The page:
Theatrical release poster
|Directed by||Gordon Willis|
|Produced by||Mike Lobell|
|Written by||Barry Siegel|
|Music by||Ennio Morricone|
|Edited by||Barry Malkin|
|Distributed by||United Artists|
|January 18, 1980|
Willis was the cinematographer of some of the most acclaimed films of the 1970s, among them The Godfather (and its sequel, The Godfather Part II), All the President's Men, Annie Hall and others. This would be his only attempt at directing a movie.
Emily Hollander (Shire) is the subject of a lesbian obsession of Andrea Glassen (Ashley), her next-door neighbor.
Emily, a shy, recently divorced woman, lives alone in a New York apartment. A man forces his way into her apartment and performs a bizarre "rape." He forces her to make sounds of erotic satisfaction, capturing them on his tape recorder. She reports the attack to the police, and while they are interviewing her, Andrea stops by to comfort her.
Emily seeks safety by moving to an apartment in another section of the city. However, while she is moving out, the same man tries to attack her again. This time Andrea conveniently passes by, and is able to prevent the man from entering Emily's apartment.
It becomes apparent that Andrea is not the helpful neighbor that she seems. For starters, she has the recording that was made during Emily's first attack. Andrea has developed an erotic fascination with Emily, apparently developed as she observed Emily through the apartment's windows. She hired a taxi driver to perform the attacks, with the purpose of gaining the recording, to which she repeatedly listens while fantasizing of Emily. Unaware of the situation, Emily continues to view Andrea as a friend. She also begins a relationship with the policeman (Cortese) who responded to her case. At this intrusion into her fantasy, Andrea becomes increasingly unhinged. She takes to spying on Emily through a telescope.
When Emily unwittingly hails a taxi driven by the very man who assaulted her, he strikes up a conversation "because you look familiar." She finally realizes who the man is and asks him to stop at a phone booth. She calls the police, who, amazingly, advise her to get back into the taxi and engage the man in harmless conversation until they can arrive to assist her.
With the taxi driver getting arrested and confessing to the entire plot, Emily and Andrea have a confrontation. Andrea professes her love for Emily, but Emily slaps her hard on the face and tells a devastated, weeping Andrea that they will never speak to each other again. Her ordeal over, Emily greets the detective at her front door.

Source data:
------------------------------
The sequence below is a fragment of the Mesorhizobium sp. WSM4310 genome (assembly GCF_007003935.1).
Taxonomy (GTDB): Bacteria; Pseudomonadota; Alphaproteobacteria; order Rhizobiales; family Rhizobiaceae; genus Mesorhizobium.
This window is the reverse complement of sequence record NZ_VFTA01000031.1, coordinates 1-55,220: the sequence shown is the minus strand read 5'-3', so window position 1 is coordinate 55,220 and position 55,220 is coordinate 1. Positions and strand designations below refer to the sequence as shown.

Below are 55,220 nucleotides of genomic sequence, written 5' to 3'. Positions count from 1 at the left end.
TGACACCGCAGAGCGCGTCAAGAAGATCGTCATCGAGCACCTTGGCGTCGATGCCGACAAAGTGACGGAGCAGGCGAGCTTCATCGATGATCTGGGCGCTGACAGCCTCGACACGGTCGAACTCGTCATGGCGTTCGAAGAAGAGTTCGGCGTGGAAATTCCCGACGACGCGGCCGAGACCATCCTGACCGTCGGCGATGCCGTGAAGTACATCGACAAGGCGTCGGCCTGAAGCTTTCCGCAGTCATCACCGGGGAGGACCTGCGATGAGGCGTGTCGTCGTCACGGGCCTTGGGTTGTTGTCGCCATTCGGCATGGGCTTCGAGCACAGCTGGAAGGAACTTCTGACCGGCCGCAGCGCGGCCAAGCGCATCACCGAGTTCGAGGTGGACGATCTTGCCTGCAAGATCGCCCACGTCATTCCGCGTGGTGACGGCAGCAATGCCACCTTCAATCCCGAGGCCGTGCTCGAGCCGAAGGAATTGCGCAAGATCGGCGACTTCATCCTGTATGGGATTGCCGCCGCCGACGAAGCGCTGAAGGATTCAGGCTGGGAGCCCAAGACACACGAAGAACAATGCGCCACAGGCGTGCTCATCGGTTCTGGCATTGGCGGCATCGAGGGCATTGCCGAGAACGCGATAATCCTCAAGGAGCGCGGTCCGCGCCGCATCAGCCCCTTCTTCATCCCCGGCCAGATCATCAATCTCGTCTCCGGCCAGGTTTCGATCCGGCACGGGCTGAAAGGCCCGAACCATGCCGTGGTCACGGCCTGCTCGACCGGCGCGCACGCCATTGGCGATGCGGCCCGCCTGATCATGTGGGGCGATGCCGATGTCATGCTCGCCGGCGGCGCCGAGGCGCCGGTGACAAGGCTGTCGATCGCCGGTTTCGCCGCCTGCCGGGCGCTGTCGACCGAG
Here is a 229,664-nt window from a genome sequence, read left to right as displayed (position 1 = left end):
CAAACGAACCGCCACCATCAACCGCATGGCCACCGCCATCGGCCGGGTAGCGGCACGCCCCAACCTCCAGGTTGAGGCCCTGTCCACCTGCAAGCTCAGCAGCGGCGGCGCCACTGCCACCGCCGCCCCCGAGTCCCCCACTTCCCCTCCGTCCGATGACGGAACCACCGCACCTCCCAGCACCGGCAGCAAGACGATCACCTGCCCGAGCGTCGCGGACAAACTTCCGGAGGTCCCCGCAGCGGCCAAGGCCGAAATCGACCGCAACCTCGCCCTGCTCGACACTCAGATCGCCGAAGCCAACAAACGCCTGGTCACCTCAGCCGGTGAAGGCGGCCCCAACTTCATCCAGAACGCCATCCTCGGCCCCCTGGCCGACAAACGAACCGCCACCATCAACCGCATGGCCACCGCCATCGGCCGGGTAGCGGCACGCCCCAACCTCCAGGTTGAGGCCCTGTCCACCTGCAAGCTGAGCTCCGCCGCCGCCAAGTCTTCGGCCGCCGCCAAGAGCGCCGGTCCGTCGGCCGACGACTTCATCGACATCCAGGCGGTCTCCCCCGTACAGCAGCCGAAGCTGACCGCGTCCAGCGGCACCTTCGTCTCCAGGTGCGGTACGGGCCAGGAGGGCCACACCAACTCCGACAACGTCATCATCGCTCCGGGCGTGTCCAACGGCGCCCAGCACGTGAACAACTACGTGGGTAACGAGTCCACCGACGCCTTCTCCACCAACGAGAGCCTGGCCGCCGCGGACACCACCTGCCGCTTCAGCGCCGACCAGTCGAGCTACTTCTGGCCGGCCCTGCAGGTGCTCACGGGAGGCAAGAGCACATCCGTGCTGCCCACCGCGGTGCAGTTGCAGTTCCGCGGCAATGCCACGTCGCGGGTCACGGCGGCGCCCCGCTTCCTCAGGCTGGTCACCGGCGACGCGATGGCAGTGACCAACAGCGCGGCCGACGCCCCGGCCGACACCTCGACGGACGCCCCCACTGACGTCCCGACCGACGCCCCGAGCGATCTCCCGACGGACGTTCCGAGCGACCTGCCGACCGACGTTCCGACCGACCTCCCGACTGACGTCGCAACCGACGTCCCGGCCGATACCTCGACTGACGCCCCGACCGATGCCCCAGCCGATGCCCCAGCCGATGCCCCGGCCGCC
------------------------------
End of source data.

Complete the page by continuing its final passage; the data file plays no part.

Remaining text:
- Talia Shire as Emily Hollander
- Joseph Cortese as Bob Luffrono
- Elizabeth Ashley as Andrea Glassen
- Kay Medford as Ida Marx
- Michael Gorrin as Sam Marx
- Russell Horton as Steven Hollander
- Michael Lipton as Dr. Marin
- Rick Petrucelli as Lawrence Obecny
- Ron Ryan as Detective Swid
- Linda Gillen as Police Woman
- Tony DiBenedetto as Nick
- Bryce Bond as Voice-over
- Ken Chapin as Renting Agent
- Marty Greene as Ira
- Bill Handy as Desk Officer
- Robert Hodge as Desk Sergeant
- Kyle Scott Jackson as Detective
- Pat McNamara as Doorman
- Gerry Vichi as Ben
- Ilana Rapp as Student (uncredited)
The film was the subject of many protests from gay rights activists who accused the film of being homophobic and resorting to hateful stereotypes of lesbians. David Denby attacked the film, saying "Windows exists only in the perverted fantasies of men who hate lesbians so much they will concoct any idiocy in order to slander them."
Gordon Willis admitted the film had been a mistake, and later said of directing that he didn't really like it. "I've had a good relationship with actors," he reflected, "but I can do what I do and back off. I don't want that much romancing. I don't want them to call me up at two in the morning saying, 'I don't know who I am'".
Awards and nominations
|1980||Golden Raspberry Awards||Worst Picture||Mike Lobell||Nominated|||
|Worst Screenplay||Barry Siegel||Nominated|||
|Worst Actress||Talia Shire||Nominated|||
|Worst Supporting Actress||Elizabeth Ashley||Nominated|||
|Worst Director||Gordon Willis||Nominated|||
- The celluloid closet
- Kendall R. Phillips, Controversial Cinema: The Films That Outraged America. ABC-CLIO, 2008. ISBN 1567207243, p. 35
- Sneak Previews: Worst of 1980
- Feeney, Mark. "A Study in Contrasts", The Boston Globe, 14 January 2007
- Quoted on NPR affiliate publicbroadcasting.net Retrieved 4 March 2011
- Peary, Gerald. "Gerald Peary: Gordon Willis", Boston Phoenix, August 2003. Retrieved 4 March 2011
- "First Annual RAZZIE® Awards (For 1980)". razzies.com. March 31, 1981. Retrieved August 7, 2015.